The following is a daytime stroll through Warsaw, Poland, which is best taken on a weekend as it focuses on parks and street cafés.
Imagine the scene, it is late morning and after a night of dancing and drinking, you are hungry and you are looking for a good breakfast. Take a bus or taxi to Plac Trzy Krzysy (Square of the Three Crosses) and take a look at the ministry building, the classic round church and the post-modern ING Building. Go into the Szpilka Café on the north side of the square, take a seat on the gallery and shamelessly watch the in-crowd of Warsaw. This crowd consists of models, actors, students, yuppies and so on. While here, order panini and three different bread-spreads (for example Italian with tomato, olives and salami), have a cappuccino and let the sun shine all over you.
Strengthened by your breakfast, move southwards towards Aleja Ujazdowskie (on Plac Trzy Krzysy, you pass the Modulor Café in the ING Building which is another good place for breakfast). The Ujazdowskie is lined by 19th Century buildings and a little park, all of which are pleasant to look at. If you walk further up, cross the city highway and then turn left into the park, you come to the castle Zamek Ujazdowskie. This also doubles up as the Warsaw museum for contemporary art.
The museum has frequently changing exhibitions of really modern international art, which can be funny, interesting, shocking or amazing. The museum also has a good alternative bookshop where you can find books on the exhibits and get inspiration for interior design. The museum closes at 5.00pm. Behind the museum, also in the castle, is the restaurant Kuchnia Artystyczna (Artists' Kitchen). The restaurant has a modernistic interior, great floral arrangements, affordable nouvelle cuisine, intellectual chic, slow service, and strange drinks - try the Snowball.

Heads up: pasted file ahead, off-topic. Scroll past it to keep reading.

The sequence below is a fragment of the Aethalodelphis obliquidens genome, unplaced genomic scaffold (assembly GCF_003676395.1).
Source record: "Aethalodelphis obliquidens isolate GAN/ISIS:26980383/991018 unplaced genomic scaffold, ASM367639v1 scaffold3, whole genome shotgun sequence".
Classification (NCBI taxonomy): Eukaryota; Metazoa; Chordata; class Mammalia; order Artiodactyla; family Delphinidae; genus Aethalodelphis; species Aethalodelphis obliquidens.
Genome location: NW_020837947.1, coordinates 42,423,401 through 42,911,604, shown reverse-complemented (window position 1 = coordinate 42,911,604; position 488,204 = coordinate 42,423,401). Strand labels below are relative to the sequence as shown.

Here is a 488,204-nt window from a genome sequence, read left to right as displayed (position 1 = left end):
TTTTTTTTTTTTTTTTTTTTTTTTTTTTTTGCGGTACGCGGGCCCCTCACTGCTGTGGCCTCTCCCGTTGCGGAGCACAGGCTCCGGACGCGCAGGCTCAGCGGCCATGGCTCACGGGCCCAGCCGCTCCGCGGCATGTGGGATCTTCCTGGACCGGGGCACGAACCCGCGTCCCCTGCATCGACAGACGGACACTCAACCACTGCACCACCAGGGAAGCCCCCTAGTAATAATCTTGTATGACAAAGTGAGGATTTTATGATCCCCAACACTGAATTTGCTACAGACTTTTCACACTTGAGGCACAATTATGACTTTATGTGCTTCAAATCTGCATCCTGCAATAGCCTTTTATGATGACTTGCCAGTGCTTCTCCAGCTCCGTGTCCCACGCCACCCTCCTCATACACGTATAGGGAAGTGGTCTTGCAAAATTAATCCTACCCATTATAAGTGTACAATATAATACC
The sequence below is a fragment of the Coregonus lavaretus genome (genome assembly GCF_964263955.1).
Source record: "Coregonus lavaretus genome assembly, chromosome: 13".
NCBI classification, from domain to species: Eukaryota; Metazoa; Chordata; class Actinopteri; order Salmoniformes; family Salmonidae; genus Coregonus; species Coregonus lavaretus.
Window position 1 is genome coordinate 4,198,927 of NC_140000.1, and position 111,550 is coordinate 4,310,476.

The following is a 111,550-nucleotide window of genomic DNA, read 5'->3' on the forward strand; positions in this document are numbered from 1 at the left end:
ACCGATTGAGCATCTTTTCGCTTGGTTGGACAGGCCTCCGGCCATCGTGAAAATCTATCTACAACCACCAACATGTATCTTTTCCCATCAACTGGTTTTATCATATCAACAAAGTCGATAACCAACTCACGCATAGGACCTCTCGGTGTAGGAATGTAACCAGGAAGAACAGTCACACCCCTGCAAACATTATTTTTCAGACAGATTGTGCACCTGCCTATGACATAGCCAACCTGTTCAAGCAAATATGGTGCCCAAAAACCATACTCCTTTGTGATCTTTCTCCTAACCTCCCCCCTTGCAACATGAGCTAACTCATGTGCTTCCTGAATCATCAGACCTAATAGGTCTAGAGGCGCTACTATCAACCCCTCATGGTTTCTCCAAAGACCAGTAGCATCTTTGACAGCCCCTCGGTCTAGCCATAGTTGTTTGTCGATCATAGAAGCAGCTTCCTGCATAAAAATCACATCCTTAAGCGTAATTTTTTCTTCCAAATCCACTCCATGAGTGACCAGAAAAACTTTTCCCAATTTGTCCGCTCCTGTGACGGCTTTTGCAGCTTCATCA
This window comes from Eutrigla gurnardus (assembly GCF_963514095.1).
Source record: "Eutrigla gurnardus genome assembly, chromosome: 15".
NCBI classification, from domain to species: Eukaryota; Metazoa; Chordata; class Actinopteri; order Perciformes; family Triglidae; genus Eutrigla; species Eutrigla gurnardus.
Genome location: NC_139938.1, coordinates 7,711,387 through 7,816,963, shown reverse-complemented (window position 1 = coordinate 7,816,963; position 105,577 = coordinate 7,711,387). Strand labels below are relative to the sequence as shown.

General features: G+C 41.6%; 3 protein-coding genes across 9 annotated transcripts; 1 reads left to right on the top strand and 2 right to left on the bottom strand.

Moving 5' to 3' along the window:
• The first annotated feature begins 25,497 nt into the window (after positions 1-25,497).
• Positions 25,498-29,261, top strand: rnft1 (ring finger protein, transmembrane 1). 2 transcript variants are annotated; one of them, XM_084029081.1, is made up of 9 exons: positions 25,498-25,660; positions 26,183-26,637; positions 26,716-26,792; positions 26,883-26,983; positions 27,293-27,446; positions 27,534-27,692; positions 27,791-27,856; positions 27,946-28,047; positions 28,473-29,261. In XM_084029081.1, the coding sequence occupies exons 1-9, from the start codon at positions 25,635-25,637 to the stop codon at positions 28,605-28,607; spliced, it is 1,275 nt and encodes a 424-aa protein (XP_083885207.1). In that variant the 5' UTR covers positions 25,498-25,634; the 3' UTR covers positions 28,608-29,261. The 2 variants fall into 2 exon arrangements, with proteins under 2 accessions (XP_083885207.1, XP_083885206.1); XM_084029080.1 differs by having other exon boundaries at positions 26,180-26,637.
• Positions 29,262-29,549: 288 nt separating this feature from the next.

After a few refreshments, head back to Aleja Ujazdowskie and move further south, along the side of the Layzienki Park (one of the greatest green open spaces in Warsaw). On the way, you pass an old observatory and come to the statue of Chopin, the great Polish composer. The statue is weird and expresses a lot of tragedy. On Sundays in summer, there are free piano concerts as well as other music events at this site. Just sit on the grass and enjoy.
Having taken in the statue, move deeper into the park and just explore. You can easily spend two hours there; the park has baths built by the Polish kings in the 18th Century and is full of Baroque architectural treasures. A particular jewel is Diana's Temple which overlooks a small, overgrown lake and the orangerie.
By now, it should be late afternoon and your feet should hurt. Now is the time to head back to Chopin's statue, leave the park and go to Café Brama on Ulica Marszalkowska No 8. Brama is a true Café in the Berlin tradition with a very mixed but young crowd. The food is well worth a try and the menu offers such delights as chicken curry pasta, avocado sesame salad, ciabatta sandwiches and the best hot cheesecake in town. The prices have recently been drastically reduced.
Your walk is now finished, and the only thing left for you to do is stroll to your hotel, pick up a copy of the Warsaw Business Journal, and check out where you are going to go in the evening.